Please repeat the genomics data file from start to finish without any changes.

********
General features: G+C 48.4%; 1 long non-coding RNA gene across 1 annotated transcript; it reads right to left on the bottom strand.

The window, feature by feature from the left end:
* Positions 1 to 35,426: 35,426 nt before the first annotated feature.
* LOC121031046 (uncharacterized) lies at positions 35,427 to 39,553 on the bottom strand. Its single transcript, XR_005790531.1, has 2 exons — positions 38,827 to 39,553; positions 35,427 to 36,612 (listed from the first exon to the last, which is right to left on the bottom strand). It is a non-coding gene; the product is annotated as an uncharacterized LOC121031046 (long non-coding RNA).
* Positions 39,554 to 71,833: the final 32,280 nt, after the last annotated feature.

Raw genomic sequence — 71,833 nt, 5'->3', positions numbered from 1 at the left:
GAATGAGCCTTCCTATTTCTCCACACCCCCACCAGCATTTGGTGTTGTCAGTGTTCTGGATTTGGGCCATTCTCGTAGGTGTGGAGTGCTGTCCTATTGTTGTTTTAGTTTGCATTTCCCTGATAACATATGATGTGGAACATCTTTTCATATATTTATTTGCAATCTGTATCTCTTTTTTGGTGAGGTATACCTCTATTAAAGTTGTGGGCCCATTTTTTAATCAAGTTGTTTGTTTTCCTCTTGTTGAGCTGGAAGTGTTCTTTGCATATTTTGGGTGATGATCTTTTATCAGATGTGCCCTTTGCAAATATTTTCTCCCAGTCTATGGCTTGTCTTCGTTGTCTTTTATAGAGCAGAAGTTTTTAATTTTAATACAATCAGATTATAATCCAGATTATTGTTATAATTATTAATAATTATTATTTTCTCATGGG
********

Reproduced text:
General features: G+C 48.4%; 1 long non-coding RNA gene across 1 annotated transcript; it reads right to left on the bottom strand.

The window, feature by feature from the left end:
* Positions 1 to 35,426: 35,426 nt before the first annotated feature.
* LOC121031046 (uncharacterized) lies at positions 35,427 to 39,553 on the bottom strand. Its single transcript, XR_005790531.1, has 2 exons — positions 38,827 to 39,553; positions 35,427 to 36,612 (listed from the first exon to the last, which is right to left on the bottom strand). It is a non-coding gene; the product is annotated as an uncharacterized LOC121031046 (long non-coding RNA).
* Positions 39,554 to 71,833: the final 32,280 nt, after the last annotated feature.

Raw genomic sequence — 71,833 nt, 5'->3', positions numbered from 1 at the left:
GAATGAGCCTTCCTATTTCTCCACACCCCCACCAGCATTTGGTGTTGTCAGTGTTCTGGATTTGGGCCATTCTCGTAGGTGTGGAGTGCTGTCCTATTGTTGTTTTAGTTTGCATTTCCCTGATAACATATGATGTGGAACATCTTTTCATATATTTATTTGCAATCTGTATCTCTTTTTTGGTGAGGTATACCTCTATTAAAGTTGTGGGCCCATTTTTTAATCAAGTTGTTTGTTTTCCTCTTGTTGAGCTGGAAGTGTTCTTTGCATATTTTGGGTGATGATCTTTTATCAGATGTGCCCTTTGCAAATATTTTCTCCCAGTCTATGGCTTGTCTTCGTTGTCTTTTATAGAGCAGAAGTTTTTAATTTTAATACAATCAGATTATAATCCAGATTATTGTTATAATTATTAATAATTATTATTTTCTCATGGG